"Everyone is entitled to his own opinion, but not his own facts," the late Sen. Daniel Patrick Moynihan (D-N.Y.) famously quipped. But when it comes to social and environmental problems nowadays, nearly everyone thinks he is entitled to his own facts, and an army of experts is on hand to manufacture and promote the carefully curated truths they require. The Progressive Era dream of empowering nonpartisan experts to solve social, economic, and environmental problems has failed spectacularly. What happened?

Breakthrough Institute founders Ted Nordhaus and Michael Shellenberger grapple with this question in their recent essay "Wicked Polarization: How Prosperity, Democracy, and Experts Divided America," which in turn highlights insights from a 1973 paper by the urban planners Horst Rittel and Melvin Webber. Rittel and Webber drew a useful distinction between "tame" and "wicked" social problems. Tame problems are the sorts of issues that are routinely addressed by scientists and engineers: sanitation, higher agricultural productivity, electrification. They aren't necessarily easy, but they can be clearly defined, relevant information can be gathered, and the effectiveness of proposed solutions can be tested. Solving such problems resulted in improved health and greater affluence, leaving the public and policymakers to focus on less tractable social and environmental problems—that is, wicked ones.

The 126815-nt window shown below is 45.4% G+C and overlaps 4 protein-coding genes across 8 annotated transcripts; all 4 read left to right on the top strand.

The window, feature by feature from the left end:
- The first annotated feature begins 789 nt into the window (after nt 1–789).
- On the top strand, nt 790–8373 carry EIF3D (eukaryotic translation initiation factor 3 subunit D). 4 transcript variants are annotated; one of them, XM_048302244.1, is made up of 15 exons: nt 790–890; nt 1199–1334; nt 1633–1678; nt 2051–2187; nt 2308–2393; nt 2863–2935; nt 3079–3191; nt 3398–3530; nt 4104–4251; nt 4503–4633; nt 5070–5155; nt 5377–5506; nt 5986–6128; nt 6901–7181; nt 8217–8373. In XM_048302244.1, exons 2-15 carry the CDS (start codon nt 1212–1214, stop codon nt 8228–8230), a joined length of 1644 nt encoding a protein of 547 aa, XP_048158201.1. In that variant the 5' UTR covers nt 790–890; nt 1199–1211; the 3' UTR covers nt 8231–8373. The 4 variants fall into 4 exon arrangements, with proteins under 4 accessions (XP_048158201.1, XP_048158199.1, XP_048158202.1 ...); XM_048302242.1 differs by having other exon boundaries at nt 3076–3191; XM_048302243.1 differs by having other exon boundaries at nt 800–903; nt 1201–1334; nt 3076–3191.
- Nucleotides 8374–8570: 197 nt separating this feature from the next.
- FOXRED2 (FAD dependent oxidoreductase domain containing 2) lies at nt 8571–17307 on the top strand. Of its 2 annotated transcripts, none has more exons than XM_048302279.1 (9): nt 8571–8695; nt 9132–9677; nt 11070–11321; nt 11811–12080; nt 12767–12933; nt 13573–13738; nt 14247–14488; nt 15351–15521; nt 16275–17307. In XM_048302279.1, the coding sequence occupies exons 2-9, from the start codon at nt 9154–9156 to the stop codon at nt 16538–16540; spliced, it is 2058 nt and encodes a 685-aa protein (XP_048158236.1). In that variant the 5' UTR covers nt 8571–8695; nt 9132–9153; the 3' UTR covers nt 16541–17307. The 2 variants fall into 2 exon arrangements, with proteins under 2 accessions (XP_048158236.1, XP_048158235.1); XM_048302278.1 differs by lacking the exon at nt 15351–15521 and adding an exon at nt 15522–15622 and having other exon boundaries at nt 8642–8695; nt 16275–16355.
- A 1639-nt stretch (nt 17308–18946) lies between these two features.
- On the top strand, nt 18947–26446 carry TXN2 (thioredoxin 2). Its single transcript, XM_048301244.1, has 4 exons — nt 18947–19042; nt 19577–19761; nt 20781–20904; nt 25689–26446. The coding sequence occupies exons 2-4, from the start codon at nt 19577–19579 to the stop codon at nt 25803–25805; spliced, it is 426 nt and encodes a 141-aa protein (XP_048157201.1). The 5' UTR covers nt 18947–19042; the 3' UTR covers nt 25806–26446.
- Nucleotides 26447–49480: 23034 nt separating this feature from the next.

The hallmark of a wicked problem is that the way an expert conceives of it determines the solutions she recommends. For example, Rittel and Webber observe, "'Crime in the streets' can be explained by not enough police, by too many criminals, by inadequate laws, too many police, cultural deprivation, deficient opportunity, too many guns, phrenologic aberrations, etc. Each of these offers a direction for attacking crime in the streets. Which one is right?" Forty years later, each theory still has its devotees.

Rittel and Weber conclude that people's judgments "are likely to differ widely to accord with their group or personal interests, their special value-sets, and their ideological predilections." When claims about a social or environmental problem do not agree, the duo noted, "The analyst's 'world view' is the strongest determining factor in explaining a discrepancy, and, therefore resolving a wicked problem."

In the years since the planners' paper appeared, Nordhaus and Shellenberger point out, "wicked problems would proliferate along with experts in think tanks, universities, and government agencies who set out to define them." Partisans can find copacetic experts to affirm what they already believe about vaccination, genetically modified crops, drug policy, nuclear power, salt consumption, public transportation, international trade, AIDS, R&D subsidies, school curricula, synthetic chemicals, automobile safety, organic crops, fracking, and so on, practically ad infinitum.